Dilip Hiro, The Longest August: The Unflinching Rivalry between India and Pakistan
“The Indian fixation on cross-border terrorism paralleled Pakistan’s insistence on treating Kashmir as the core problem…India…missed the logical point that terrorism stemmed from…the Kashmir dispute...the cause had to precede the result”, writes Dilip Hiro, the author.
The book ‘The Longest August: The Unflinching Rivalry between India and Pakistan” is divided into 20 chapters, encompassing Hindu-Muslim/Indo-Pak rivalry since the British rule/Partition to date. The author’s perspective more often than not supports India’s stance on Indo-Pak bilateral issues such as terrorism and ‘Kashmir insurgency’. His repeated comparison of political systems of India and Pakistan in many ways reflects his preference for Indian political system.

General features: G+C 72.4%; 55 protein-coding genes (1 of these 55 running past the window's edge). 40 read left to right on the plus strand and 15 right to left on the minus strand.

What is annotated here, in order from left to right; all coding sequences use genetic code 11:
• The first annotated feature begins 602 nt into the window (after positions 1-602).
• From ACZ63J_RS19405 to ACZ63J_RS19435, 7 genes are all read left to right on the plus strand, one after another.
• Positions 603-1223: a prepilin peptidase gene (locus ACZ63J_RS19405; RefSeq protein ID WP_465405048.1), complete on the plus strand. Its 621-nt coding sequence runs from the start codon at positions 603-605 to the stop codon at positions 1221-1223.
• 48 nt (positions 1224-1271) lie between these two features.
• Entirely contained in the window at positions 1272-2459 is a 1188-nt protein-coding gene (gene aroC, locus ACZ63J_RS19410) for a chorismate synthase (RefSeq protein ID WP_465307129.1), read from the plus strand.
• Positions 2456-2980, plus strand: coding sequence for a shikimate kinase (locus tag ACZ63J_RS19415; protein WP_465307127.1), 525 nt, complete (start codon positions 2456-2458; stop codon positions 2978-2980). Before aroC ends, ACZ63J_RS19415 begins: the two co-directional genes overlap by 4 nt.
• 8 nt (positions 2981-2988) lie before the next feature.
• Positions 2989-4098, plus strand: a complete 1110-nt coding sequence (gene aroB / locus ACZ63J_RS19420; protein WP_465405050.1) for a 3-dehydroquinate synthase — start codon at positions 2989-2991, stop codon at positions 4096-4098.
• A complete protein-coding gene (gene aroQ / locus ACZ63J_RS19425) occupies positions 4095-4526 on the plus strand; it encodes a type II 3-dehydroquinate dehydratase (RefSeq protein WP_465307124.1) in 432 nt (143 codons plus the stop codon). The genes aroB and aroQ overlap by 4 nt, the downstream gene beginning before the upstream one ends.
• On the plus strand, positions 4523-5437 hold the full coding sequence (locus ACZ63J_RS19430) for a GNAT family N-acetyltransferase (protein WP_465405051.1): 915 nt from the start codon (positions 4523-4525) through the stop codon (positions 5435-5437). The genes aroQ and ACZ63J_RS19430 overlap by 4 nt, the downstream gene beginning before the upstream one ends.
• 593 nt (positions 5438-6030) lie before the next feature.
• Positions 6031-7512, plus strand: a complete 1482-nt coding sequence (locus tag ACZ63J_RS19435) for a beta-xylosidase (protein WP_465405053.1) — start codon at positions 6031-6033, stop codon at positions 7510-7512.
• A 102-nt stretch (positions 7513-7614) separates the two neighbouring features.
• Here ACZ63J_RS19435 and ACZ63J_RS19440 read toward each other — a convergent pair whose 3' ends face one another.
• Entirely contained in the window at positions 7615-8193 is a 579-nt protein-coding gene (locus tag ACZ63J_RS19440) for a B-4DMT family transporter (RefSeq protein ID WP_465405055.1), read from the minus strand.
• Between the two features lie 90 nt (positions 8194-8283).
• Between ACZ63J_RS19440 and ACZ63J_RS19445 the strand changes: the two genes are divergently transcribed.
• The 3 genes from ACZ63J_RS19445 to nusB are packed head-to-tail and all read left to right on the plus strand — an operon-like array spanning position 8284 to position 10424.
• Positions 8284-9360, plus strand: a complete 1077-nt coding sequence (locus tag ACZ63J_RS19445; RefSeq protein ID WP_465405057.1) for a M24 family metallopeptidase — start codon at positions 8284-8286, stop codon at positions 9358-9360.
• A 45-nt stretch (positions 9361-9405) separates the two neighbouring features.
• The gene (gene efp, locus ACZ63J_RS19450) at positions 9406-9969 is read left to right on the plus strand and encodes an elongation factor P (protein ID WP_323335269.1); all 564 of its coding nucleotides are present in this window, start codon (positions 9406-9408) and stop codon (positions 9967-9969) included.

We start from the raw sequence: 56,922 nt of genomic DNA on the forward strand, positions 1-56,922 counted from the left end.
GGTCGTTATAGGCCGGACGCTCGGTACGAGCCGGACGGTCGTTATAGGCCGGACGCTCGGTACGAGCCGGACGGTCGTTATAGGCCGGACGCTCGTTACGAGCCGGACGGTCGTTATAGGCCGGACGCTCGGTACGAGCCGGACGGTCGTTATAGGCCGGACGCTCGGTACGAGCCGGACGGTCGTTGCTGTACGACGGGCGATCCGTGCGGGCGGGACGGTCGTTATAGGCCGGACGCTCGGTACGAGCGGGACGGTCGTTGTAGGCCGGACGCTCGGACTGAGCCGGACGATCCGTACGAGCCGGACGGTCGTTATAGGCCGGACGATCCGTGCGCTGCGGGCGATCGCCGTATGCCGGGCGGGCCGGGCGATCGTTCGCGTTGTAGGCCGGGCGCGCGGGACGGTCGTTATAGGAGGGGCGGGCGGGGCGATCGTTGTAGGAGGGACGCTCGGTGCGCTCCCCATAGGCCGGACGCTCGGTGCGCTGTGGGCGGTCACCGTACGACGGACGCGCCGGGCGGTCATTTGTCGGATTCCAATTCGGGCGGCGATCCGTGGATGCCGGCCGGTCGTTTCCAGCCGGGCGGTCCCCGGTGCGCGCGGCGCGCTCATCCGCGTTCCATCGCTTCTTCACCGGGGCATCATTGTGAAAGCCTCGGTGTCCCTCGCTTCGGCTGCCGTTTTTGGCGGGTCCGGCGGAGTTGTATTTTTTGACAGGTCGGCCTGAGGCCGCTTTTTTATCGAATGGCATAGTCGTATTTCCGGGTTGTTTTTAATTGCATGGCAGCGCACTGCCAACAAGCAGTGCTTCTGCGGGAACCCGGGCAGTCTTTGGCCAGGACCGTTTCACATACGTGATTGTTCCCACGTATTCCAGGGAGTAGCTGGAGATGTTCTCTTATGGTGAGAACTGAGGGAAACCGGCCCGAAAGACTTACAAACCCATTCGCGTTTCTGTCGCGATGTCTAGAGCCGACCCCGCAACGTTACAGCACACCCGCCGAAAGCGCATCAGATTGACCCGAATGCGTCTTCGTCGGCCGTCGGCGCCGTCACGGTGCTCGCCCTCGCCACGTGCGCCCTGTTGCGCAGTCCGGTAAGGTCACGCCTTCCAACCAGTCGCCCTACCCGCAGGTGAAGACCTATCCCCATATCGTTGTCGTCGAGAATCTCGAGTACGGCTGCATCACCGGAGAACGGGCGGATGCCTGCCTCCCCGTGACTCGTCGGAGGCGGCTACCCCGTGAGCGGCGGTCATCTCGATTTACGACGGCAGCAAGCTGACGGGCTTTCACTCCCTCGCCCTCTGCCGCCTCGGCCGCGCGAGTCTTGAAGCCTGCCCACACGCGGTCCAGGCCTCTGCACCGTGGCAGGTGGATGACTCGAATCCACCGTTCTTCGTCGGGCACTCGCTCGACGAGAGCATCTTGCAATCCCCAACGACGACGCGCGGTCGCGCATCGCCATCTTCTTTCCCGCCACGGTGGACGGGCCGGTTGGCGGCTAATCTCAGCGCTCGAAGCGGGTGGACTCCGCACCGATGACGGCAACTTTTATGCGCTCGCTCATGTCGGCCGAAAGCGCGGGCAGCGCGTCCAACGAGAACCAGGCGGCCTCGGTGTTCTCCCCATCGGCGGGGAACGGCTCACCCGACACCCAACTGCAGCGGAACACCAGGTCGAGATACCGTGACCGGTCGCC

The book’s title, the Longest August, stems from the communal bloodbath in August 1947 and the ensuing Indo-Pak rivalry, including three wars, possibility of nuclear Armageddon, terrorist activities and fomenting rebellion in the rival state.